magnification applied by the programme-makers. It was, he'd been
assured by women, his eyes that got you first. Not since Paul Newman
had eyes so blue stared from a screen. But these eyes were soulful.
"My child abuse hell", the papers had screamed shortly
after his rise to fame. Here was a good father. An honest man. A man
who could understand your pain because he'd suffered too.
Hale was also a "man's man." This was a guy who other men
sink a dozen pints with, shovel in a curry and talk about football
until they all threw up. Hale was a 'fanatical Hammer' Charles had
been reliably informed by more than one love-struck male colleague.
was smiling. Hale was relaxed. He looked a million quid's worth of
star. But, if you didn't worry about it, he seemed to reassure the
audience, then neither would he. Let's have a chat.
course I was surprised. One day I'm an actor, thanking my lucky stars
to have been chosen to play such a big role in East Street, and the
next I'm Prime Minister. It's impossible.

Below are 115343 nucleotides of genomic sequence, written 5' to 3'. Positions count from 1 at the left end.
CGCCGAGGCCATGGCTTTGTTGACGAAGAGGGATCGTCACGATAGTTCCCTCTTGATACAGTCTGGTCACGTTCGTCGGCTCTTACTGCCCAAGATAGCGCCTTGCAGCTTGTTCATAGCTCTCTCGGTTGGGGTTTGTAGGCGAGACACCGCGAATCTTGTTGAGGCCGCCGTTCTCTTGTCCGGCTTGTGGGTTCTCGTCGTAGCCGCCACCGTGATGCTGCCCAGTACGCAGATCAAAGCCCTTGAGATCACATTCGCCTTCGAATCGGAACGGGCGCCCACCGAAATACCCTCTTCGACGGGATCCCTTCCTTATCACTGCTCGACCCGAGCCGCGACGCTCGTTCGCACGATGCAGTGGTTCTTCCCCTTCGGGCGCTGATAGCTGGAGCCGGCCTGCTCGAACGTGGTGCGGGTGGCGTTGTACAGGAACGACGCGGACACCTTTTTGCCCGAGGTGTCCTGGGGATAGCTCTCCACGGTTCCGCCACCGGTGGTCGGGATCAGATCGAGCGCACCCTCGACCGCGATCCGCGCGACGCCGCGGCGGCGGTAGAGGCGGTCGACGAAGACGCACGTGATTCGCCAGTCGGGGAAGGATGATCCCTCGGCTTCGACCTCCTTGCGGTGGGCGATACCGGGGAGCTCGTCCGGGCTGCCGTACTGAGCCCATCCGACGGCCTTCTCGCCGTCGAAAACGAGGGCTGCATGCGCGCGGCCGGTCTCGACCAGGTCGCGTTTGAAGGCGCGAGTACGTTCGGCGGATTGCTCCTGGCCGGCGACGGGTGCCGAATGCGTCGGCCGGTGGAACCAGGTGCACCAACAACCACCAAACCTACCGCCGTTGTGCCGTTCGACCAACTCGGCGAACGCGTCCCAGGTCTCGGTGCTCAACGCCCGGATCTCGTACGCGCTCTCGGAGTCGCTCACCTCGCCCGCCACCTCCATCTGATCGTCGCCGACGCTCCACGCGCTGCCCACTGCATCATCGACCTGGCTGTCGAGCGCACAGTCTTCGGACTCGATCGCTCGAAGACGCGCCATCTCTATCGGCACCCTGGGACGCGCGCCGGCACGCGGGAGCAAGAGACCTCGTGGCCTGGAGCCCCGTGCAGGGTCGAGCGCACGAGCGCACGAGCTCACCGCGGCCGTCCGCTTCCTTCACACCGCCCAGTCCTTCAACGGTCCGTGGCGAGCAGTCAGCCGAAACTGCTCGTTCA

just consider myself very lucky to have been given this opportunity
to serve my country. I never expected this but people have put their
trust in me in an extraordinary way. I just hope that I'm up to the
all want a fresh start. Of course I can't pretend to be an expert in
all the big issues but I expect my common sense approach to make a
big difference. I've got some very good advisors who already have a
lot of great ideas.
course we have had to suspend Parliament until we can elect a new set
of people to replace those old politicians. I expect we'll be able to
do that soon but we don't see any immediate rush. After all the
people have shown us very clearly what they want, haven't they?
Street. Well that still goes on and there are a lot of plot points to
be tied up. Of course I'll be busy but I'm confident I can combine
both roles so, as soon as things settle down, I'll be back. It's a
great show and people love it."
hit the switch on the remote just as the timecode faded and the room
started to fill with static. That was it. He ejected the vidchip from
the player and slipped it back in the envelope. Give it to Judy on
your way out, Charles thought, she can pass it to the technicians for
was going to be a hell of a price to pay for Luke Torpey's ambition
and Charles had decided that he didn't want to be one of those left
with the bill. He walked to the door, picked up his bags and looked
back at his office.
any luck I might be on the same flight as Bill," he muttered.
"Good drinker Bill. Might help pass the time."
locked his office for the last time and headed for the airport.